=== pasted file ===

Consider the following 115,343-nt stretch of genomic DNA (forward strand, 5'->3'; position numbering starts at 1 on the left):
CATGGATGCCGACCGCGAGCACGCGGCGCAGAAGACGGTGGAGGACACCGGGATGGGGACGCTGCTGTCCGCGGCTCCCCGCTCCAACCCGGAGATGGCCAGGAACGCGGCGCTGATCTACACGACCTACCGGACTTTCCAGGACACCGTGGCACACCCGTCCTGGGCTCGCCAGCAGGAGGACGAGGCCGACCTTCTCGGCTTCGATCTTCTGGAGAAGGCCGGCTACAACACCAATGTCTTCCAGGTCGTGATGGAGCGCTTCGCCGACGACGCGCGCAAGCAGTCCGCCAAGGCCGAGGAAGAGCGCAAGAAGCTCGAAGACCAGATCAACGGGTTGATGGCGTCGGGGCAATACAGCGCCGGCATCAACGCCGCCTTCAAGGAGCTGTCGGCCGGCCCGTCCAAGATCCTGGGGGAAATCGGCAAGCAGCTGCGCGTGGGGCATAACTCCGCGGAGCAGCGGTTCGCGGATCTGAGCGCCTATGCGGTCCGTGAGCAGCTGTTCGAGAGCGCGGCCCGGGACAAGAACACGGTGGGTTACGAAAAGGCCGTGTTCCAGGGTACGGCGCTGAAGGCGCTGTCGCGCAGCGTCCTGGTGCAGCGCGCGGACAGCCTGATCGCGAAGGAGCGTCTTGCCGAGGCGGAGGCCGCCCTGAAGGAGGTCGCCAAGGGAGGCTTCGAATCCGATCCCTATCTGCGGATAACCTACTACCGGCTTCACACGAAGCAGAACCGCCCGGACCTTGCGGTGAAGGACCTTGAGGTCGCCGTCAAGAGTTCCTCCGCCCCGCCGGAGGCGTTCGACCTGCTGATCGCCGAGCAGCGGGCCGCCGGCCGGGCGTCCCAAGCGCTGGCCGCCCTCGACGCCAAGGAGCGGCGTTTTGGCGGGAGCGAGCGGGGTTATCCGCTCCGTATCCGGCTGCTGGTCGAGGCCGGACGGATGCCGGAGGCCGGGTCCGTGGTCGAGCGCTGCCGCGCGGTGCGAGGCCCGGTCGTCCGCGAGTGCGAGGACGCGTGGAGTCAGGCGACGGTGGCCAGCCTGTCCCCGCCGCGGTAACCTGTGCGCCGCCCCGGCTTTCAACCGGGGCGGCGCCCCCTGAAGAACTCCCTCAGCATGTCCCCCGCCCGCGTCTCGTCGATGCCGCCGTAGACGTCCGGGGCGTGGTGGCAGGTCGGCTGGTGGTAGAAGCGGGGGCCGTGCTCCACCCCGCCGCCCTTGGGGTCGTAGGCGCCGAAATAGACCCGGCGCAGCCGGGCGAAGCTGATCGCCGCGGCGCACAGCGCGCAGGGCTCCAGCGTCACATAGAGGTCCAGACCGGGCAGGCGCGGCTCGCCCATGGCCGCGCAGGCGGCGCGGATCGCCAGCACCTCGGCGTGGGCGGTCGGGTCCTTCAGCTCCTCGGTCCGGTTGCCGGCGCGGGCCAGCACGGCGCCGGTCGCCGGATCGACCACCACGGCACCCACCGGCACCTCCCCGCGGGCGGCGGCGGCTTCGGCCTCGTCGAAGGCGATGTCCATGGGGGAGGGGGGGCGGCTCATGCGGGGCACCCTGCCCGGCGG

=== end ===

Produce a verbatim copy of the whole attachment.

Consider the following 115,343-nt stretch of genomic DNA (forward strand, 5'->3'; position numbering starts at 1 on the left):
CATGGATGCCGACCGCGAGCACGCGGCGCAGAAGACGGTGGAGGACACCGGGATGGGGACGCTGCTGTCCGCGGCTCCCCGCTCCAACCCGGAGATGGCCAGGAACGCGGCGCTGATCTACACGACCTACCGGACTTTCCAGGACACCGTGGCACACCCGTCCTGGGCTCGCCAGCAGGAGGACGAGGCCGACCTTCTCGGCTTCGATCTTCTGGAGAAGGCCGGCTACAACACCAATGTCTTCCAGGTCGTGATGGAGCGCTTCGCCGACGACGCGCGCAAGCAGTCCGCCAAGGCCGAGGAAGAGCGCAAGAAGCTCGAAGACCAGATCAACGGGTTGATGGCGTCGGGGCAATACAGCGCCGGCATCAACGCCGCCTTCAAGGAGCTGTCGGCCGGCCCGTCCAAGATCCTGGGGGAAATCGGCAAGCAGCTGCGCGTGGGGCATAACTCCGCGGAGCAGCGGTTCGCGGATCTGAGCGCCTATGCGGTCCGTGAGCAGCTGTTCGAGAGCGCGGCCCGGGACAAGAACACGGTGGGTTACGAAAAGGCCGTGTTCCAGGGTACGGCGCTGAAGGCGCTGTCGCGCAGCGTCCTGGTGCAGCGCGCGGACAGCCTGATCGCGAAGGAGCGTCTTGCCGAGGCGGAGGCCGCCCTGAAGGAGGTCGCCAAGGGAGGCTTCGAATCCGATCCCTATCTGCGGATAACCTACTACCGGCTTCACACGAAGCAGAACCGCCCGGACCTTGCGGTGAAGGACCTTGAGGTCGCCGTCAAGAGTTCCTCCGCCCCGCCGGAGGCGTTCGACCTGCTGATCGCCGAGCAGCGGGCCGCCGGCCGGGCGTCCCAAGCGCTGGCCGCCCTCGACGCCAAGGAGCGGCGTTTTGGCGGGAGCGAGCGGGGTTATCCGCTCCGTATCCGGCTGCTGGTCGAGGCCGGACGGATGCCGGAGGCCGGGTCCGTGGTCGAGCGCTGCCGCGCGGTGCGAGGCCCGGTCGTCCGCGAGTGCGAGGACGCGTGGAGTCAGGCGACGGTGGCCAGCCTGTCCCCGCCGCGGTAACCTGTGCGCCGCCCCGGCTTTCAACCGGGGCGGCGCCCCCTGAAGAACTCCCTCAGCATGTCCCCCGCCCGCGTCTCGTCGATGCCGCCGTAGACGTCCGGGGCGTGGTGGCAGGTCGGCTGGTGGTAGAAGCGGGGGCCGTGCTCCACCCCGCCGCCCTTGGGGTCGTAGGCGCCGAAATAGACCCGGCGCAGCCGGGCGAAGCTGATCGCCGCGGCGCACAGCGCGCAGGGCTCCAGCGTCACATAGAGGTCCAGACCGGGCAGGCGCGGCTCGCCCATGGCCGCGCAGGCGGCGCGGATCGCCAGCACCTCGGCGTGGGCGGTCGGGTCCTTCAGCTCCTCGGTCCGGTTGCCGGCGCGGGCCAGCACGGCGCCGGTCGCCGGATCGACCACCACGGCACCCACCGGCACCTCCCCGCGGGCGGCGGCGGCTTCGGCCTCGTCGAAGGCGATGTCCATGGGGGAGGGGGGGCGGCTCATGCGGGGCACCCTGCCCGGCGG